Prothom Alo: Culture was one of the main weapons of the liberation war. It was the struggle for language and culture that led to the political movement. But this cultural uprising fizzled out after independence.
Anisuzzaman: During the rule of Pakistan, our political consciousness was awakened through cultural movement. Culture was a basic component of our life and state. But there was so major cultural movement in independent Bangladesh and culture has failed to play a vital role in the country. During Nababarsha (the Bangla new year) and 21 February there is a flurry of cultural activities, but there is no efforts to imbibe this in our everyday lives. Culture remains outside of our lives, not a part of our lives.

Prothom Alo: Coming to education, why can be not prevent this downslide?

Anisuzzaman: A major problem in our education is that we follow several different systems. There is English medium, Bangla medium, general madrasa and qawmi madrasa. There is state support for all these systems accept English medium. There is no satisfactory answer as to why there are so many educational systems in the same state.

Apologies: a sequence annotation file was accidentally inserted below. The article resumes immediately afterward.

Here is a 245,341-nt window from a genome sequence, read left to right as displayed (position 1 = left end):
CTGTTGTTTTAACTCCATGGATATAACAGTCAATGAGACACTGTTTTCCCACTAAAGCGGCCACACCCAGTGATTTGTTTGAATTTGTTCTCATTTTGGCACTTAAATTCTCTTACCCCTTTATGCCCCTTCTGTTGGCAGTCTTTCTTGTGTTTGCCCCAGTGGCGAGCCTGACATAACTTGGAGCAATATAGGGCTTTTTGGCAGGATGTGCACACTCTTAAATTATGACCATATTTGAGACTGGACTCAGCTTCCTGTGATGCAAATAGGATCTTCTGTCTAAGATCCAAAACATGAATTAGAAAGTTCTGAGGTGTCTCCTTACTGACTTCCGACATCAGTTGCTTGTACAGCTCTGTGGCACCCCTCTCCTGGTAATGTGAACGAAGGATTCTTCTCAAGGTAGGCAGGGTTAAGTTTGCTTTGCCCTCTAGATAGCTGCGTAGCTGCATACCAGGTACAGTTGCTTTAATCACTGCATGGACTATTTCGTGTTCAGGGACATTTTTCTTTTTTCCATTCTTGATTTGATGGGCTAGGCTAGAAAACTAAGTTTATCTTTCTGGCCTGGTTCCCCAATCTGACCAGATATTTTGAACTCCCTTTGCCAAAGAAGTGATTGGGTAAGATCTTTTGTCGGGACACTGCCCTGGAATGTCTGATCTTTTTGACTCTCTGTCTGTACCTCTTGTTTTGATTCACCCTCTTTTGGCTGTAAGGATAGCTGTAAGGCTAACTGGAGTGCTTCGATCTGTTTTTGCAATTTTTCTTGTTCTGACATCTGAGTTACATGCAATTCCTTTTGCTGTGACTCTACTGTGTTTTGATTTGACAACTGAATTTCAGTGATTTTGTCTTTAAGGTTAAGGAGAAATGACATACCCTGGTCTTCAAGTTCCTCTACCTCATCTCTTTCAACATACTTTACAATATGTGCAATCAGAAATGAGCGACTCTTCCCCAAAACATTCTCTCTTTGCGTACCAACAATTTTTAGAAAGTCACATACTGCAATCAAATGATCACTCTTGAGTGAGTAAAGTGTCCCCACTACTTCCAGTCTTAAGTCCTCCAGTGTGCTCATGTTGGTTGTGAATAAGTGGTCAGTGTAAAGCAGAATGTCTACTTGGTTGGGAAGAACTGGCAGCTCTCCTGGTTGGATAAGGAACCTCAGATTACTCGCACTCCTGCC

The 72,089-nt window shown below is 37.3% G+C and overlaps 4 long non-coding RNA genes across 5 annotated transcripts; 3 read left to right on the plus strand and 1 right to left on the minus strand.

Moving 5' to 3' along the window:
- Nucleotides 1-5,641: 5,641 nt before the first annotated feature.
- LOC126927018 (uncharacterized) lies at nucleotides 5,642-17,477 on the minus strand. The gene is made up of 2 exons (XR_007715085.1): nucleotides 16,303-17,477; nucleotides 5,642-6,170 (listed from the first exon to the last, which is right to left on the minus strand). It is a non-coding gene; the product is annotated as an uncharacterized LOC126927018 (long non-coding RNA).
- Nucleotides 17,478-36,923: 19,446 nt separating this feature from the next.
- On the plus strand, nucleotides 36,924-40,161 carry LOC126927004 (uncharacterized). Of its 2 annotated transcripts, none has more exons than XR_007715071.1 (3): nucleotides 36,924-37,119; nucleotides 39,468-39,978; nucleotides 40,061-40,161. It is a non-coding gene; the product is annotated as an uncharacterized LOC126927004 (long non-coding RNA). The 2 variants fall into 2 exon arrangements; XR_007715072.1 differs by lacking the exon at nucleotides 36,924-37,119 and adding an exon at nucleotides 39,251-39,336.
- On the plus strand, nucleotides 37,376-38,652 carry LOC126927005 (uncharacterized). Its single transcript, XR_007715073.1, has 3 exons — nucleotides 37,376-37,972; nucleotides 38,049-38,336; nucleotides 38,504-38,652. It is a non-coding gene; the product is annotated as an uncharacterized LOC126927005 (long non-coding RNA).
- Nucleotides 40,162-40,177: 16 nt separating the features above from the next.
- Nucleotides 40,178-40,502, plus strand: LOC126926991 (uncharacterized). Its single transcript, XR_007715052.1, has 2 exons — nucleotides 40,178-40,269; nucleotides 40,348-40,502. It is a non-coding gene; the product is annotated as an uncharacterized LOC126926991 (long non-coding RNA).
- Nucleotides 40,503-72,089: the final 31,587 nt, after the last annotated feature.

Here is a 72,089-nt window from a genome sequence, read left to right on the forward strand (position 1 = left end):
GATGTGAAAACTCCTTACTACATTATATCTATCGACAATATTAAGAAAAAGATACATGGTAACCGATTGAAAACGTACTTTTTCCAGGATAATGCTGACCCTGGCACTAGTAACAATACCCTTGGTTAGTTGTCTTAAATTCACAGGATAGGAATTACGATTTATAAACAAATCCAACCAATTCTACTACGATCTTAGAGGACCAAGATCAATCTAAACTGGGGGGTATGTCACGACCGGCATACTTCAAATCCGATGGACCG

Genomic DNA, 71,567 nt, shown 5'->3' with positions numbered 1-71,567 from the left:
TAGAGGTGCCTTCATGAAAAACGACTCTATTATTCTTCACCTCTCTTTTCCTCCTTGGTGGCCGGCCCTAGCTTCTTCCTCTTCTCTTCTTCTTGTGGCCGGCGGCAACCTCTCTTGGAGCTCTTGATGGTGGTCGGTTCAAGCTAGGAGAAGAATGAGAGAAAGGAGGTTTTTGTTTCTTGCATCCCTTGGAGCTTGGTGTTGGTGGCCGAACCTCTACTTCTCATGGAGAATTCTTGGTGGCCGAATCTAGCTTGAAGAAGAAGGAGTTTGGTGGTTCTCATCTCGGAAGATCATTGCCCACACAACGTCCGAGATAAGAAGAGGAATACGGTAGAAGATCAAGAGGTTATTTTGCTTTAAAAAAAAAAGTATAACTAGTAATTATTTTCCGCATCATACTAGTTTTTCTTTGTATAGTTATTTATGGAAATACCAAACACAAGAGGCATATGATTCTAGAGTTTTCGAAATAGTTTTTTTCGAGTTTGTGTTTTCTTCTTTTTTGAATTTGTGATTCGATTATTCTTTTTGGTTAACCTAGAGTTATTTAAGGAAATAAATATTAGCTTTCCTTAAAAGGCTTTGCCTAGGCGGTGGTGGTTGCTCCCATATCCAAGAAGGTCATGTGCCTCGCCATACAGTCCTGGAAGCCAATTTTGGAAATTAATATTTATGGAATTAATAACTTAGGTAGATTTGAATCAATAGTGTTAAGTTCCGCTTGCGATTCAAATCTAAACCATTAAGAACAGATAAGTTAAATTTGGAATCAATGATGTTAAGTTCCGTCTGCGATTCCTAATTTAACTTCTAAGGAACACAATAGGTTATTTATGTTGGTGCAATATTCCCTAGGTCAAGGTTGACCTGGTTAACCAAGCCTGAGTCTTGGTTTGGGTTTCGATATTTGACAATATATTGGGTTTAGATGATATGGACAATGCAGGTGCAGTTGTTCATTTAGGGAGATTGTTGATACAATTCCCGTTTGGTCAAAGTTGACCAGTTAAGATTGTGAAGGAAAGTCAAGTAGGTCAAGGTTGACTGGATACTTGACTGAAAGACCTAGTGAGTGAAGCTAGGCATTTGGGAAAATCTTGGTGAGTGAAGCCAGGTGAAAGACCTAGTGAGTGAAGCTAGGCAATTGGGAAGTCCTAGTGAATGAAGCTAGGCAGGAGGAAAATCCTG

People became more eager about education after independence. Schools and colleges were established in growing numbers. The number of students increased. The number of girl students has been satisfactory too. But we have failed to create teachers capable to imparting quality education to this large number of students.

Education at the early stages of schools is far from satisfactory. Language studies alone are enough to indicate this. Our students are neither sufficiently proficient in Bangla or English. There are many universities and other institutions of higher education, but not all have competent teachers or academic environment. We have many meritorious students, but most of them go overseas. This creates a serious crisis in the education sector.

Prothom Alo: Our economic growth has been good, but inequality has increased too. Is this consistent with the spirit of the liberation war?